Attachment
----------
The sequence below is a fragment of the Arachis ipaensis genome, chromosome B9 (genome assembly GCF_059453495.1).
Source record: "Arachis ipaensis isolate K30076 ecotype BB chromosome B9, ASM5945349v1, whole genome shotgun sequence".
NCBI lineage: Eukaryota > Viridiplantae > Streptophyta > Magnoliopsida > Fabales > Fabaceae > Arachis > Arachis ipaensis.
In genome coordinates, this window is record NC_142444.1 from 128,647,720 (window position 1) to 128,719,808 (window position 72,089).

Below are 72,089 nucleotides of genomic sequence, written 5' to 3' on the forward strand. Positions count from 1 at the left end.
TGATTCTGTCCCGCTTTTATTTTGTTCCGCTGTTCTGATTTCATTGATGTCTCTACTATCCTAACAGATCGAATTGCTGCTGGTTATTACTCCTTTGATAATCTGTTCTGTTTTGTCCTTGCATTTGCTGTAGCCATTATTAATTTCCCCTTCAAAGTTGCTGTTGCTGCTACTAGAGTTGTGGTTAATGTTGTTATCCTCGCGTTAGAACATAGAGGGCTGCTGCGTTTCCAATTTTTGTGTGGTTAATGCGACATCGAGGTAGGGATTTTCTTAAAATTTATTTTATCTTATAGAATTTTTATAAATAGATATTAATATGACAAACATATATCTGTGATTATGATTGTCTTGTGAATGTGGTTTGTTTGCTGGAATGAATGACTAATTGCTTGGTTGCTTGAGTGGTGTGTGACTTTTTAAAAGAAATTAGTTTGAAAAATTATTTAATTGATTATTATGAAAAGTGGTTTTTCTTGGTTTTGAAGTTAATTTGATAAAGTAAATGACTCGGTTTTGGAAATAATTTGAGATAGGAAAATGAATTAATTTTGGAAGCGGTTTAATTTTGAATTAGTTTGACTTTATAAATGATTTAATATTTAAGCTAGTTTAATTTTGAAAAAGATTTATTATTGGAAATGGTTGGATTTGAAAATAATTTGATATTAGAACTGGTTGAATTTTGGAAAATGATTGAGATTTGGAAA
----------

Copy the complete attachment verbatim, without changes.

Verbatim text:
The sequence below is a fragment of the Arachis ipaensis genome, chromosome B9 (genome assembly GCF_059453495.1).
Source record: "Arachis ipaensis isolate K30076 ecotype BB chromosome B9, ASM5945349v1, whole genome shotgun sequence".
NCBI lineage: Eukaryota > Viridiplantae > Streptophyta > Magnoliopsida > Fabales > Fabaceae > Arachis > Arachis ipaensis.
In genome coordinates, this window is record NC_142444.1 from 128,647,720 (window position 1) to 128,719,808 (window position 72,089).

Below are 72,089 nucleotides of genomic sequence, written 5' to 3' on the forward strand. Positions count from 1 at the left end.
TGATTCTGTCCCGCTTTTATTTTGTTCCGCTGTTCTGATTTCATTGATGTCTCTACTATCCTAACAGATCGAATTGCTGCTGGTTATTACTCCTTTGATAATCTGTTCTGTTTTGTCCTTGCATTTGCTGTAGCCATTATTAATTTCCCCTTCAAAGTTGCTGTTGCTGCTACTAGAGTTGTGGTTAATGTTGTTATCCTCGCGTTAGAACATAGAGGGCTGCTGCGTTTCCAATTTTTGTGTGGTTAATGCGACATCGAGGTAGGGATTTTCTTAAAATTTATTTTATCTTATAGAATTTTTATAAATAGATATTAATATGACAAACATATATCTGTGATTATGATTGTCTTGTGAATGTGGTTTGTTTGCTGGAATGAATGACTAATTGCTTGGTTGCTTGAGTGGTGTGTGACTTTTTAAAAGAAATTAGTTTGAAAAATTATTTAATTGATTATTATGAAAAGTGGTTTTTCTTGGTTTTGAAGTTAATTTGATAAAGTAAATGACTCGGTTTTGGAAATAATTTGAGATAGGAAAATGAATTAATTTTGGAAGCGGTTTAATTTTGAATTAGTTTGACTTTATAAATGATTTAATATTTAAGCTAGTTTAATTTTGAAAAAGATTTATTATTGGAAATGGTTGGATTTGAAAATAATTTGATATTAGAACTGGTTGAATTTTGGAAAATGATTGAGATTTGGAAA